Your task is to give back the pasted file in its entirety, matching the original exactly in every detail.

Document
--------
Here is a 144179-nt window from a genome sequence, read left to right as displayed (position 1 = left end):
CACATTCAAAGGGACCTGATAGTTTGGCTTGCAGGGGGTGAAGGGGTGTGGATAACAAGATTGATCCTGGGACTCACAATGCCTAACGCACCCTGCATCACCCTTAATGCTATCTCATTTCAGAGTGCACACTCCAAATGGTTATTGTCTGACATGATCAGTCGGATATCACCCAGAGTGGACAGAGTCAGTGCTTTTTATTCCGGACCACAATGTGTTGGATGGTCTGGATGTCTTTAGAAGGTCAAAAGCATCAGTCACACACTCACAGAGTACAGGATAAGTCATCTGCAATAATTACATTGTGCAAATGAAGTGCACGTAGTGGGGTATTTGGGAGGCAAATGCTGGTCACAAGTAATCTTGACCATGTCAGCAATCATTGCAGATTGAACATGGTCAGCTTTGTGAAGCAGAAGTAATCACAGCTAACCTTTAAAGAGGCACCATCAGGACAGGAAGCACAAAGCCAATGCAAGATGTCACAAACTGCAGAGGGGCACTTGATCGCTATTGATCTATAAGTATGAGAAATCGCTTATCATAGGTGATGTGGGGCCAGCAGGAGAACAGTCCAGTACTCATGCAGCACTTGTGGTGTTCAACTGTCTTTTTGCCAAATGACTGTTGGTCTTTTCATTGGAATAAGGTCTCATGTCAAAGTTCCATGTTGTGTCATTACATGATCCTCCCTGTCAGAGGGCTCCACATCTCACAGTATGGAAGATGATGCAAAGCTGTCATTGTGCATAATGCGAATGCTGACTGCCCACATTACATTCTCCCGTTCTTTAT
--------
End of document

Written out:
Here is a 144179-nt window from a genome sequence, read left to right as displayed (position 1 = left end):
CACATTCAAAGGGACCTGATAGTTTGGCTTGCAGGGGGTGAAGGGGTGTGGATAACAAGATTGATCCTGGGACTCACAATGCCTAACGCACCCTGCATCACCCTTAATGCTATCTCATTTCAGAGTGCACACTCCAAATGGTTATTGTCTGACATGATCAGTCGGATATCACCCAGAGTGGACAGAGTCAGTGCTTTTTATTCCGGACCACAATGTGTTGGATGGTCTGGATGTCTTTAGAAGGTCAAAAGCATCAGTCACACACTCACAGAGTACAGGATAAGTCATCTGCAATAATTACATTGTGCAAATGAAGTGCACGTAGTGGGGTATTTGGGAGGCAAATGCTGGTCACAAGTAATCTTGACCATGTCAGCAATCATTGCAGATTGAACATGGTCAGCTTTGTGAAGCAGAAGTAATCACAGCTAACCTTTAAAGAGGCACCATCAGGACAGGAAGCACAAAGCCAATGCAAGATGTCACAAACTGCAGAGGGGCACTTGATCGCTATTGATCTATAAGTATGAGAAATCGCTTATCATAGGTGATGTGGGGCCAGCAGGAGAACAGTCCAGTACTCATGCAGCACTTGTGGTGTTCAACTGTCTTTTTGCCAAATGACTGTTGGTCTTTTCATTGGAATAAGGTCTCATGTCAAAGTTCCATGTTGTGTCATTACATGATCCTCCCTGTCAGAGGGCTCCACATCTCACAGTATGGAAGATGATGCAAAGCTGTCATTGTGCATAATGCGAATGCTGACTGCCCACATTACATTCTCCCGTTCTTTAT